The whole point of this Start Now blog is to tell readers that it’s never too late to start something new. There are writers who not only did that but became very well-known and widely admired for their writing: although both Charles Bukowski and Laura Ingalls Wilder started writing earlier in life, neither were published until they were in their fifties, and Frank McCourt didn’t publish Angela’s Ashes until he was 66.

It’s also not unusual for doctors to become writers. Think Oliver Sacks, Norman Doidge, and Peter D. Kramer. (Is it a coincidence they’re all psychiatrists?) On the other hand, my son and daughter-in-law are both in medical school and I can’t imagine anyone retiring and becoming a doctor, never mind a neurosurgeon. I can imagine a person starting in medicine perhaps as late as 40, but it’s at least a nine-year process (after completing a four-year undergraduate degree, usually in the sciences) from starting basic sciences to completing a residency, comprising long, stressful hours every step of the way. So, no, I can’t see a person retiring and becoming a physician.

That’s not to say I don’t see Laurence’s point. I work hard at my writing. I’ve been told I have a gift, which I think is horseshit. I’ve spent over 30 years learning my craft, most recently in a master’s program that had me working harder than I have in years. I have as little patience for people who think writers have a gift and writing comes easily to them as I do for people who refer to themselves as writers just because they’re literate. (I have even less patience for people who use these wrong-headed perceptions as excuses not to pay writers adequately.)

So right after I read that old Margaret Laurence anecdote and nodded my head in agreement, I had to think twice about what she’d actually said and whether it still applies. The spirit of it? Yes, unfortunately, it still applies. But the letter of it? No. It’s increasingly apparent that it is possible to retire from a career, take up writing, be serious about it, finish one or more books, find one or more publishers, build an audience, and maybe even win awards.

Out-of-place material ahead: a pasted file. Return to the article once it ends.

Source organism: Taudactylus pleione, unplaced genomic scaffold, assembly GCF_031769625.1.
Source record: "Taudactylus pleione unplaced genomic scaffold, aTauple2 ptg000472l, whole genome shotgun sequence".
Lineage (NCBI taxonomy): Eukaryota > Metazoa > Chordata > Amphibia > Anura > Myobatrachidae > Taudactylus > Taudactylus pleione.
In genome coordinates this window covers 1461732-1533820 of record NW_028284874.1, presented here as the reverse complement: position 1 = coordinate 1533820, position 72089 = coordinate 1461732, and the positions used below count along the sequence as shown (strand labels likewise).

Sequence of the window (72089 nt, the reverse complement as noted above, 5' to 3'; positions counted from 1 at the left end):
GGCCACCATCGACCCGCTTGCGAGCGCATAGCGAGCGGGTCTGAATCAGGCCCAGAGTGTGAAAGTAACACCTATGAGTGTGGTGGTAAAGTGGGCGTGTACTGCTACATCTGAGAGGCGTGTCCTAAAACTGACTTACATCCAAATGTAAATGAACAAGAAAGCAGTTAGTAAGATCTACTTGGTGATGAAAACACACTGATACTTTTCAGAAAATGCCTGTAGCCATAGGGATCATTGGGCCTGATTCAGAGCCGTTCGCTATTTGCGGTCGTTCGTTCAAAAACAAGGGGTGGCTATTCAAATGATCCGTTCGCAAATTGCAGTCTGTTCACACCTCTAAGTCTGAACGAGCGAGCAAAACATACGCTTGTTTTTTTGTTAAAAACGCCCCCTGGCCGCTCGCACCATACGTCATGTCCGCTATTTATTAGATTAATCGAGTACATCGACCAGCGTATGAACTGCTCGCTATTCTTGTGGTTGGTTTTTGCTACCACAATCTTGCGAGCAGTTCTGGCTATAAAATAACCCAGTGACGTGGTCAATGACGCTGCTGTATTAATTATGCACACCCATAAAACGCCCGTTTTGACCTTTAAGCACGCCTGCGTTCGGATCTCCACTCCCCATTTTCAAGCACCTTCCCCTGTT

I’m glad about that, because it gives me and a lot of other people an opportunity to believe that if we work hard at it, we will be able to achieve what we’ve always wanted to but never before had the time or opportunity to do so directly. But I’d also like it if people would get the message beneath Laurence’s quip, which is as valid today as it was when she said it: writing is hard work and deserves to be taken as seriously as any other craft, art, or profession.

If you’re not a professional writer but you aspire to become one, more power to you. But before you say “I’m a writer, too” or “I plan to become a writer when I retire” to someone who’s already been doing the work and paying the dues for decades, ask yourself if you’d say the same thing to an accountant just because you balance your cheque book every month and do your own taxes every year. And maybe then consider saying something a little more appropriate, like “I write in my journal every day, and I often think I’d like to write more when the kids are grown and I have more time. Tell me what it’s like to be a professional writer.”